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What Has Grand Rapids to Do with Detroit?

What Has Grand Rapids to Do with Detroit?

How Reformed church leaders are bridging the wide divide between East and West Michigan.

If you reach the top of the Renaissance Center in downtown Detroit and gaze out upon the city, you'll notice six wide roads that stretch out from the city center. The roads are a feature of the city's hub-and-spoke design dating back to the early 19th century. The six "spokes" radiate out from downtown, reaching the horizon as they disappear into the busy southeast Michigan landscape.

Follow one of these spokes, Grand River Avenue, far enough west, and you'll end up on Cascade Road, which eventually takes you to the busy downtown of Michigan's second largest city, Grand Rapids.

The connection is lost to most residents of both cities. For decades, there was little that linked the west and east sides of the state—let alone Grand Rapids with Detroit. As Detroit's once-dominant auto and manufacturing industries declined and the city's economic and political scene began to spiral, Detroit slipped into irrelevance for many on the west side of the state.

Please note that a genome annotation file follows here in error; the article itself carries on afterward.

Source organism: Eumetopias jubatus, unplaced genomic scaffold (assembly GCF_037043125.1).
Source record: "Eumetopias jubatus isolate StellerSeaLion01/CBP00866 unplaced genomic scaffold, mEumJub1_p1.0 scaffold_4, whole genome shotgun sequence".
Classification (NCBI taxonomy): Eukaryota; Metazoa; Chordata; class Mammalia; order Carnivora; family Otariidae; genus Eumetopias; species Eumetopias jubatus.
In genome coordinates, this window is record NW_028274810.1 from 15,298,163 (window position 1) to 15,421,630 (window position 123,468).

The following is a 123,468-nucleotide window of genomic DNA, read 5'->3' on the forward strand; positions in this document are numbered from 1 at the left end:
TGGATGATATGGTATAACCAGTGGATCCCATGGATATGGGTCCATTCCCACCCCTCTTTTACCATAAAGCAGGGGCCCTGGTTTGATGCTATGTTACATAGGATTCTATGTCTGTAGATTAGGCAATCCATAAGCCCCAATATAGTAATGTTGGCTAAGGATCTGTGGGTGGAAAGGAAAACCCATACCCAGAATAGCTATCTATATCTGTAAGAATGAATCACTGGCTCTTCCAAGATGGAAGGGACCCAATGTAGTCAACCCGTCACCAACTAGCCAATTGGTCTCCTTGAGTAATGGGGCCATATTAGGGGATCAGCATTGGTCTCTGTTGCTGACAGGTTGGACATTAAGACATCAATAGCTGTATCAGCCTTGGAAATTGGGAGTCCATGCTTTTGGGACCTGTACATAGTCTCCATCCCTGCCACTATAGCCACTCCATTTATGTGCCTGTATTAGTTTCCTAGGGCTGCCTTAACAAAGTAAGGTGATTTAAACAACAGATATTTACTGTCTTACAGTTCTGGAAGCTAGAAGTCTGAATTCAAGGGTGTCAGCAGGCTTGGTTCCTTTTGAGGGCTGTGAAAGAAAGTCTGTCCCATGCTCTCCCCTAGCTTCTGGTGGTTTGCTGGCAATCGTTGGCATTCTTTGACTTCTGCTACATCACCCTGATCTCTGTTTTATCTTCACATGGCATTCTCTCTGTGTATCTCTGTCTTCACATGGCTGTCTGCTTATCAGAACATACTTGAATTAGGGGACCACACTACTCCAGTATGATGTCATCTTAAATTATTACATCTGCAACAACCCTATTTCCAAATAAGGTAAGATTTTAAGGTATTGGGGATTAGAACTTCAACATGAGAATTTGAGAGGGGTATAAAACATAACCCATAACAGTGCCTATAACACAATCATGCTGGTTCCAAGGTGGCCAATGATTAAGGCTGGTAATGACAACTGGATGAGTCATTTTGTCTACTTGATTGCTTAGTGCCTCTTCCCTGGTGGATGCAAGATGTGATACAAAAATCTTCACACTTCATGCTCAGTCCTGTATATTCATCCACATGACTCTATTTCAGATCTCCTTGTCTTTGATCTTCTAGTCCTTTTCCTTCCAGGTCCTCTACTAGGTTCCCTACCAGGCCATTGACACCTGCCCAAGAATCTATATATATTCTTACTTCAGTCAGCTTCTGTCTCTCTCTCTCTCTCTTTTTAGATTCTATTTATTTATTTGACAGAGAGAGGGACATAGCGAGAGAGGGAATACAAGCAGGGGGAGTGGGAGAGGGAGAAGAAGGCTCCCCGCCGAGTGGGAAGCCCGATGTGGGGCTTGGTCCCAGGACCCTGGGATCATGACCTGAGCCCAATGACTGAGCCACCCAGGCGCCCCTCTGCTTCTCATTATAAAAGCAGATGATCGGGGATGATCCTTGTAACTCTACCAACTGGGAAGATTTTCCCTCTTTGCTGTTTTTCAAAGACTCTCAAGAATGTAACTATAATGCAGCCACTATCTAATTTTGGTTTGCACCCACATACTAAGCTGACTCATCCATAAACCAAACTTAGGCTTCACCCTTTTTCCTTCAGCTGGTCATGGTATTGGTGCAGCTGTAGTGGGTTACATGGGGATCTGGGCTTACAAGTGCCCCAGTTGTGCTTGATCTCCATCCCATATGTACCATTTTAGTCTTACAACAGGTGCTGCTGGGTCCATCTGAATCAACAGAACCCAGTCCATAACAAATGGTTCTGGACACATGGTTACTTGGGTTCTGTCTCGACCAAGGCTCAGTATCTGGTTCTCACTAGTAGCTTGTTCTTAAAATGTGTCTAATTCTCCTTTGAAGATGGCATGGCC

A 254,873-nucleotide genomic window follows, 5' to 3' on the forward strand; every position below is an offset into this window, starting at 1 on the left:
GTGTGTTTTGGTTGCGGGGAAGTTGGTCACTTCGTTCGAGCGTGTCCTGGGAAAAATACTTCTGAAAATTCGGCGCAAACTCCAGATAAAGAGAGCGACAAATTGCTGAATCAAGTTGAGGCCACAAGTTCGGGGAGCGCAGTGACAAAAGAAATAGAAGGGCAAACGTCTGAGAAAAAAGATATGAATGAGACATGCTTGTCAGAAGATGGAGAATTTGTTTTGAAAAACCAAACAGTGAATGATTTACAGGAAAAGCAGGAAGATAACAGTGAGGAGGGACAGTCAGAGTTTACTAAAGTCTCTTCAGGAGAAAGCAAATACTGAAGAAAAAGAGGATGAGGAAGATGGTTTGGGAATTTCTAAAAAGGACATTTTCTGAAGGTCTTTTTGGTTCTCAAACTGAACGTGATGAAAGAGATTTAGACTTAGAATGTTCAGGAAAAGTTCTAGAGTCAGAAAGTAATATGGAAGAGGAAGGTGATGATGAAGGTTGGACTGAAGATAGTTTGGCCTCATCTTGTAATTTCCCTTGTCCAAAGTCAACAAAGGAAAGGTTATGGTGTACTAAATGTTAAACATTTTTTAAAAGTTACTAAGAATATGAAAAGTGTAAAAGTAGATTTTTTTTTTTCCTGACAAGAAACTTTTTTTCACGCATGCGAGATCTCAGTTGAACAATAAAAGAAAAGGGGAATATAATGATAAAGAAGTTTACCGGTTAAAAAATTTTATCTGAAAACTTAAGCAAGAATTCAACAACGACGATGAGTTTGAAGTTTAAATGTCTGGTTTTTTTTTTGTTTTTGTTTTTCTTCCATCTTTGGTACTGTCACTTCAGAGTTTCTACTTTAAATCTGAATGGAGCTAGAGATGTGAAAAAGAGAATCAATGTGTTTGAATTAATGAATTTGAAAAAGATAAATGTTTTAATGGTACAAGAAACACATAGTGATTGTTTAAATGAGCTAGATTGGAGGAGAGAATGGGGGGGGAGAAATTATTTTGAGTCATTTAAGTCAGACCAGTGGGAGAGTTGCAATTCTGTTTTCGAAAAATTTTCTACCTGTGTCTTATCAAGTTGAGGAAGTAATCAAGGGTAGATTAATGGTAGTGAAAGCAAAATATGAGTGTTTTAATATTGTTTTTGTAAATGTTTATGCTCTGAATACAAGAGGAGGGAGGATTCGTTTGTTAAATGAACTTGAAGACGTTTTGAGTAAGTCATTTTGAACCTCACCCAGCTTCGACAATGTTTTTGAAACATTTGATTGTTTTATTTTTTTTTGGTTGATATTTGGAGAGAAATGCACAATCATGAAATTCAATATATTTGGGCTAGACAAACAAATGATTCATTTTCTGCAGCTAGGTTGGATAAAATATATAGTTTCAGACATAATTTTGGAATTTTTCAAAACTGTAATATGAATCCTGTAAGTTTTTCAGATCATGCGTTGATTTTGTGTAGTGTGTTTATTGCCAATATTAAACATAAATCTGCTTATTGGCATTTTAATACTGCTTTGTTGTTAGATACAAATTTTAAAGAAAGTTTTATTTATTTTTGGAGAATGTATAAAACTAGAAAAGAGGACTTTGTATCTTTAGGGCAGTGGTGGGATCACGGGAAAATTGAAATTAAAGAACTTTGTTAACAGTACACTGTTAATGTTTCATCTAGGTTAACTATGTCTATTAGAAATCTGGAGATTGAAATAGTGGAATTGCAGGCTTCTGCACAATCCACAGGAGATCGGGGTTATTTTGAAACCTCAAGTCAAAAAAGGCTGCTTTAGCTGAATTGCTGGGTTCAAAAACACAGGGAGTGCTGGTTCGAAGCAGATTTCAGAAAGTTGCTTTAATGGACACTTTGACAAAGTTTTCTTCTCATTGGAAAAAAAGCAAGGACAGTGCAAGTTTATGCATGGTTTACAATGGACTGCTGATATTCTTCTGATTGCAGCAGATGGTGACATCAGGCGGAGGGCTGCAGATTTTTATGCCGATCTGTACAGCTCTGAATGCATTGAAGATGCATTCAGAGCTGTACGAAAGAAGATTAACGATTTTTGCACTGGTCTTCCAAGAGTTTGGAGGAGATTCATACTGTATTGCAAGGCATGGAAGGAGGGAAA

But some Grand Rapids Christians have started to look east, down those old corridors connecting the Furniture City to the Motor City. A handful of individuals and institutions have begun to look for ways to join their voices with those on the east side who are standing by the city's motto, Speramus Meliora; Resurget Cineribus—"We hope for better things; It shall rise from the ashes."

Renewing Detroit

Among those turning to Detroit are leaders with the Christian Reformed Church in North America (CRC), a denomination with about 1,000 churches and roots going back to the Dutch Reformed Christians who settled in Michigan in the mid-1800s. It has cultivated a Reformed theology that leans heavily on John Calvin and subsequent Protestant Reformers—a tradition that provides a rich theology for engaging cities as it emphasizes Christ's renewal of "all things."

The CRC, along with the closely related Reformed Church in America (RCA), have historically dominated West Michigan religion. But if you ask your average Detroiter about the CRC, chances are they will have no idea what you are talking about.


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